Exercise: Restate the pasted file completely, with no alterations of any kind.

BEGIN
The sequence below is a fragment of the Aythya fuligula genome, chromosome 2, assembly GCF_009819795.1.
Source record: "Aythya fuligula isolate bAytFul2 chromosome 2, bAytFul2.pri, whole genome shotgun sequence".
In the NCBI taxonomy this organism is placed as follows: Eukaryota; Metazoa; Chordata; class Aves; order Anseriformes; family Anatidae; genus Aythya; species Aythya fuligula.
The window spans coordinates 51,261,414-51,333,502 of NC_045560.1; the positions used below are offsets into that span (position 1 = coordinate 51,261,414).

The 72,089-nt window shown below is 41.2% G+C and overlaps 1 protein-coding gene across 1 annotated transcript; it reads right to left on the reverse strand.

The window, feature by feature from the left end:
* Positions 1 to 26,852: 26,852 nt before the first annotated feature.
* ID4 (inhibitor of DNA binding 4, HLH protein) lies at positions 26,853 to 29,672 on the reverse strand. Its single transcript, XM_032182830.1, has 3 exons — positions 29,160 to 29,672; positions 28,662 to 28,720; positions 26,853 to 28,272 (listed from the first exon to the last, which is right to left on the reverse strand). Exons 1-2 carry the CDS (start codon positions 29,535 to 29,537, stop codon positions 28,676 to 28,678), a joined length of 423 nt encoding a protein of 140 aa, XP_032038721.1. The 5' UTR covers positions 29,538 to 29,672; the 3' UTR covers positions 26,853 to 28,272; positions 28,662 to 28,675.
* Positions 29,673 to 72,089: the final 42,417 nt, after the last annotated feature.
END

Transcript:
The sequence below is a fragment of the Aythya fuligula genome, chromosome 2, assembly GCF_009819795.1.
Source record: "Aythya fuligula isolate bAytFul2 chromosome 2, bAytFul2.pri, whole genome shotgun sequence".
In the NCBI taxonomy this organism is placed as follows: Eukaryota; Metazoa; Chordata; class Aves; order Anseriformes; family Anatidae; genus Aythya; species Aythya fuligula.
The window spans coordinates 51,261,414-51,333,502 of NC_045560.1; the positions used below are offsets into that span (position 1 = coordinate 51,261,414).

The 72,089-nt window shown below is 41.2% G+C and overlaps 1 protein-coding gene across 1 annotated transcript; it reads right to left on the reverse strand.

The window, feature by feature from the left end:
* Positions 1 to 26,852: 26,852 nt before the first annotated feature.
* ID4 (inhibitor of DNA binding 4, HLH protein) lies at positions 26,853 to 29,672 on the reverse strand. Its single transcript, XM_032182830.1, has 3 exons — positions 29,160 to 29,672; positions 28,662 to 28,720; positions 26,853 to 28,272 (listed from the first exon to the last, which is right to left on the reverse strand). Exons 1-2 carry the CDS (start codon positions 29,535 to 29,537, stop codon positions 28,676 to 28,678), a joined length of 423 nt encoding a protein of 140 aa, XP_032038721.1. The 5' UTR covers positions 29,538 to 29,672; the 3' UTR covers positions 26,853 to 28,272; positions 28,662 to 28,675.
* Positions 29,673 to 72,089: the final 42,417 nt, after the last annotated feature.